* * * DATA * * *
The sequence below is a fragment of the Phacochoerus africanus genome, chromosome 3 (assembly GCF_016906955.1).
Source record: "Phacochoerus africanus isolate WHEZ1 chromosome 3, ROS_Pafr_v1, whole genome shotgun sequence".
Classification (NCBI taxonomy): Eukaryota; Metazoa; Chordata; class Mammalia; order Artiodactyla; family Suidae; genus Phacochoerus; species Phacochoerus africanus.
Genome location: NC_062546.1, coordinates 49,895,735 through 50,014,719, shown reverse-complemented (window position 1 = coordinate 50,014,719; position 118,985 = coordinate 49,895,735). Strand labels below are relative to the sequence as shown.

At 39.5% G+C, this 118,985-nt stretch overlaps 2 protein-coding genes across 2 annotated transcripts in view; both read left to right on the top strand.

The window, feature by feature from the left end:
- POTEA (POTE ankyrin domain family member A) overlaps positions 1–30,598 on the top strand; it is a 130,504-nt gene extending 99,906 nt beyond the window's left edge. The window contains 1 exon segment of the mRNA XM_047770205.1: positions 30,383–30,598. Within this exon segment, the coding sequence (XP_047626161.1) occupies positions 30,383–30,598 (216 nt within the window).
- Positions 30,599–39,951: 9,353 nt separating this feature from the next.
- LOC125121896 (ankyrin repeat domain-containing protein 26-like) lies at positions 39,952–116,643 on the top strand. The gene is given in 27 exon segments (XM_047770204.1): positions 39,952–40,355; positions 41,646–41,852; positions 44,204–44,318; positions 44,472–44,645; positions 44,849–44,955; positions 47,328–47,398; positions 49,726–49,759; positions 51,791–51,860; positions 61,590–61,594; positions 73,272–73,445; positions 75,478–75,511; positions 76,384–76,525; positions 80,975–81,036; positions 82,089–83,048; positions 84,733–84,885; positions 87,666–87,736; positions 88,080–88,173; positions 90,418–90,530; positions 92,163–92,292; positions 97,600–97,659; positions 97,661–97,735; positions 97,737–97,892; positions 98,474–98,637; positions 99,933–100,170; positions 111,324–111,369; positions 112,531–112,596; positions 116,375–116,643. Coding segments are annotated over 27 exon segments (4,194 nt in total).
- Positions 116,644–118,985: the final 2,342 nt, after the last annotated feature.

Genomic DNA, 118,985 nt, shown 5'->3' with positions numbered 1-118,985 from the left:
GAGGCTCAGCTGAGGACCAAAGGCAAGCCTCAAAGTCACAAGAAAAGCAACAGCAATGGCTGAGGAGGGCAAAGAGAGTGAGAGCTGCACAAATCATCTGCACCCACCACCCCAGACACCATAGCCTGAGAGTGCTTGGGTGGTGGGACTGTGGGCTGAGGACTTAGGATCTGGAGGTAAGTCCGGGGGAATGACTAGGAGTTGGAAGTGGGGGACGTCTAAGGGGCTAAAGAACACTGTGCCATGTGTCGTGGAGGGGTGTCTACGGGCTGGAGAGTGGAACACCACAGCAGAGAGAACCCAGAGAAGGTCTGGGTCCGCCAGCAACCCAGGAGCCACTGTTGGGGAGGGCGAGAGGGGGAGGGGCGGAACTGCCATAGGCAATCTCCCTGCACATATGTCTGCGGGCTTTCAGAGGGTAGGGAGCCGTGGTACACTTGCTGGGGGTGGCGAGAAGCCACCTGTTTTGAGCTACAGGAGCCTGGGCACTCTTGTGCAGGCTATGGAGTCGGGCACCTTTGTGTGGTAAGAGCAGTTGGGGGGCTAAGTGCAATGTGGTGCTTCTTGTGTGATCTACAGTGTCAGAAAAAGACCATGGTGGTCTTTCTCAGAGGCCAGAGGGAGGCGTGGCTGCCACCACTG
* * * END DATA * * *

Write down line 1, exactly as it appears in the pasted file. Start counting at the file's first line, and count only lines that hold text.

The sequence below is a fragment of the Phacochoerus africanus genome, chromosome 3 (assembly GCF_016906955.1).